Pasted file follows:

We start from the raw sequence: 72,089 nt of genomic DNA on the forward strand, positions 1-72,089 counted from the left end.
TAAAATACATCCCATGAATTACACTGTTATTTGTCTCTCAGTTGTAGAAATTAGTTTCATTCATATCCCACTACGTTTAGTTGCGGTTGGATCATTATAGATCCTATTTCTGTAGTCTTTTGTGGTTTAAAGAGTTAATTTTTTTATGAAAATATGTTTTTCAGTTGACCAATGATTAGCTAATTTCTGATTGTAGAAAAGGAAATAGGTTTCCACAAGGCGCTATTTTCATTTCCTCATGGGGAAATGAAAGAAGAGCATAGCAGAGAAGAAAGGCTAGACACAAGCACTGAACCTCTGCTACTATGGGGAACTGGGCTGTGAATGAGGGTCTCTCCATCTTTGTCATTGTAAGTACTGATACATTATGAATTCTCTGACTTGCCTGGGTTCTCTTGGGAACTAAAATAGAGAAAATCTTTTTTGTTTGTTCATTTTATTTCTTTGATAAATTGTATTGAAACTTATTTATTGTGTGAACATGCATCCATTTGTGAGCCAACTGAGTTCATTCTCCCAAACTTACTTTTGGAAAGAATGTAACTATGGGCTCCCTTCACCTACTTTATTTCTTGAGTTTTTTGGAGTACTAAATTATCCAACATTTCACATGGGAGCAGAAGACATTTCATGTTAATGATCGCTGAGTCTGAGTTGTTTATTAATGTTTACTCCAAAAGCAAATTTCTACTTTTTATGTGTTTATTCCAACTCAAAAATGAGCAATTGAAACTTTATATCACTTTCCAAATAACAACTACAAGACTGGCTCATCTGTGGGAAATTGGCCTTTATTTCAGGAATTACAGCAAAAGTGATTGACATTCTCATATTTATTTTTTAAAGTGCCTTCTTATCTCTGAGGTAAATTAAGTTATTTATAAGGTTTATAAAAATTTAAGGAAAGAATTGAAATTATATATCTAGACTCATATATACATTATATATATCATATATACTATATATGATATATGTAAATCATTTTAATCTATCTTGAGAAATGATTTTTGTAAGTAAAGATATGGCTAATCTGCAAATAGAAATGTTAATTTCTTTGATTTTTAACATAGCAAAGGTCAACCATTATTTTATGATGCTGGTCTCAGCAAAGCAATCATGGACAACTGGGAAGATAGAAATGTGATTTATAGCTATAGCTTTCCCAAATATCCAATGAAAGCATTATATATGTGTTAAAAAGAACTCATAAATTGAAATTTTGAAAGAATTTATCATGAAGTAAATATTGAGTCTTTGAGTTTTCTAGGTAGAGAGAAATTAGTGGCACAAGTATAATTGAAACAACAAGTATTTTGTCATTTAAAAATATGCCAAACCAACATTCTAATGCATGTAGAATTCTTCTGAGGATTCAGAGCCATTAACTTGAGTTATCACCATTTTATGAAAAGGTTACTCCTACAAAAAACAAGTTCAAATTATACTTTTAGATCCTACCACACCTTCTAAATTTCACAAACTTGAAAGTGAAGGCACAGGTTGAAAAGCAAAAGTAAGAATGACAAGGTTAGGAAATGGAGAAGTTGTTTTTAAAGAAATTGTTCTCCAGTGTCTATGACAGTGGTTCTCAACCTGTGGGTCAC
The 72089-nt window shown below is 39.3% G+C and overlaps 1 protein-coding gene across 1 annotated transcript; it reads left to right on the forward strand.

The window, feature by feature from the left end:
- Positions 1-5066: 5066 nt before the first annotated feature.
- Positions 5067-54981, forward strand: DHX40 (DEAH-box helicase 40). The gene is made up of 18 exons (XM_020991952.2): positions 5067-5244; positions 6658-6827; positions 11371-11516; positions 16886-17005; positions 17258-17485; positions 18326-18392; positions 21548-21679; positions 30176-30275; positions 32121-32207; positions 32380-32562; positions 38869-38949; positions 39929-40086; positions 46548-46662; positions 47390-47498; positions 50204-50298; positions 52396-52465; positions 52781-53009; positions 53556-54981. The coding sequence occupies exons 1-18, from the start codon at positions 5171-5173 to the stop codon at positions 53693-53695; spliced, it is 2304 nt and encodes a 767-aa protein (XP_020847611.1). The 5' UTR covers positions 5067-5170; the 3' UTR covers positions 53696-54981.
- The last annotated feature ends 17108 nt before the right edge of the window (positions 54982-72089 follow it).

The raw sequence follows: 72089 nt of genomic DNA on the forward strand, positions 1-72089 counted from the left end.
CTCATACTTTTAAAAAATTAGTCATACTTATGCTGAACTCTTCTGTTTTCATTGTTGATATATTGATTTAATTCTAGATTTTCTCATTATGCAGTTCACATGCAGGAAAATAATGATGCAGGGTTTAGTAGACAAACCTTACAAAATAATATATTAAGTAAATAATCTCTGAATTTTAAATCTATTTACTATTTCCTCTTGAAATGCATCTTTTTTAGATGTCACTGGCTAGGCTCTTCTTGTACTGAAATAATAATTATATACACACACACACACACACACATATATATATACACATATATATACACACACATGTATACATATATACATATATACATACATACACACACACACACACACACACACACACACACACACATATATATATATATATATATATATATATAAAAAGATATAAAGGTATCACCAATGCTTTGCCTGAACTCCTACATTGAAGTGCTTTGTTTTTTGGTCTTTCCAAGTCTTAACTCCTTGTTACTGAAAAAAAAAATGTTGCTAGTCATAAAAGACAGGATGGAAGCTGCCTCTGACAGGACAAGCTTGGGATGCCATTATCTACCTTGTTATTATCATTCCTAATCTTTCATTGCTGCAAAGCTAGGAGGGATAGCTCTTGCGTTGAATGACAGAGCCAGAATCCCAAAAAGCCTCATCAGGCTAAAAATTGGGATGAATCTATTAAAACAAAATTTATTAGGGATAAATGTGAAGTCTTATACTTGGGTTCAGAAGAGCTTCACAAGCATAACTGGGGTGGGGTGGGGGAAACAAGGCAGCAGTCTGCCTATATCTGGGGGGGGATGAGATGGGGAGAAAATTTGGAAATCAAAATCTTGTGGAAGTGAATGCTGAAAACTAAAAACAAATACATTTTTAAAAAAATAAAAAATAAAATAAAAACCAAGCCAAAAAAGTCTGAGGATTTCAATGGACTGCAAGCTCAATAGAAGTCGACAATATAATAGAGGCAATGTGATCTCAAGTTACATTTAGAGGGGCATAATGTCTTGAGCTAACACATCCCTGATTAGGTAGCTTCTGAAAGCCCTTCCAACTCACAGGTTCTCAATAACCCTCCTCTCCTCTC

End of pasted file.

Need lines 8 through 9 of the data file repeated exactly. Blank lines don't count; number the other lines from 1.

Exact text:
The raw sequence follows: 72089 nt of genomic DNA on the forward strand, positions 1-72089 counted from the left end.
CTCATACTTTTAAAAAATTAGTCATACTTATGCTGAACTCTTCTGTTTTCATTGTTGATATATTGATTTAATTCTAGATTTTCTCATTATGCAGTTCACATGCAGGAAAATAATGATGCAGGGTTTAGTAGACAAACCTTACAAAATAATATATTAAGTAAATAATCTCTGAATTTTAAATCTATTTACTATTTCCTCTTGAAATGCATCTTTTTTAGATGTCACTGGCTAGGCTCTTCTTGTACTGAAATAATAATTATATACACACACACACACACACACATATATATATACACATATATATACACACACATGTATACATATATACATATATACATACATACACACACACACACACACACACACACACACACACACATATATATATATATATATATATATATATAAAAAGATATAAAGGTATCACCAATGCTTTGCCTGAACTCCTACATTGAAGTGCTTTGTTTTTTGGTCTTTCCAAGTCTTAACTCCTTGTTACTGAAAAAAAAAATGTTGCTAGTCATAAAAGACAGGATGGAAGCTGCCTCTGACAGGACAAGCTTGGGATGCCATTATCTACCTTGTTATTATCATTCCTAATCTTTCATTGCTGCAAAGCTAGGAGGGATAGCTCTTGCGTTGAATGACAGAGCCAGAATCCCAAAAAGCCTCATCAGGCTAAAAATTGGGATGAATCTATTAAAACAAAATTTATTAGGGATAAATGTGAAGTCTTATACTTGGGTTCAGAAGAGCTTCACAAGCATAACTGGGGTGGGGTGGGGGAAACAAGGCAGCAGTCTGCCTATATCTGGGGGGGGATGAGATGGGGAGAAAATTTGGAAATCAAAATCTTGTGGAAGTGAATGCTGAAAACTAAAAACAAATACATTTTTAAAAAAATAAAAAATAAAATAAAAACCAAGCCAAAAAAGTCTGAGGATTTCAATGGACTGCAAGCTCAATAGAAGTCGACAATATAATAGAGGCAATGTGATCTCAAGTTACATTTAGAGGGGCATAATGTCTTGAGCTAACACATCCCTGATTAGGTAGCTTCTGAAAGCCCTTCCAACTCACAGGTTCTCAATAACCCTCCTCTCCTCTC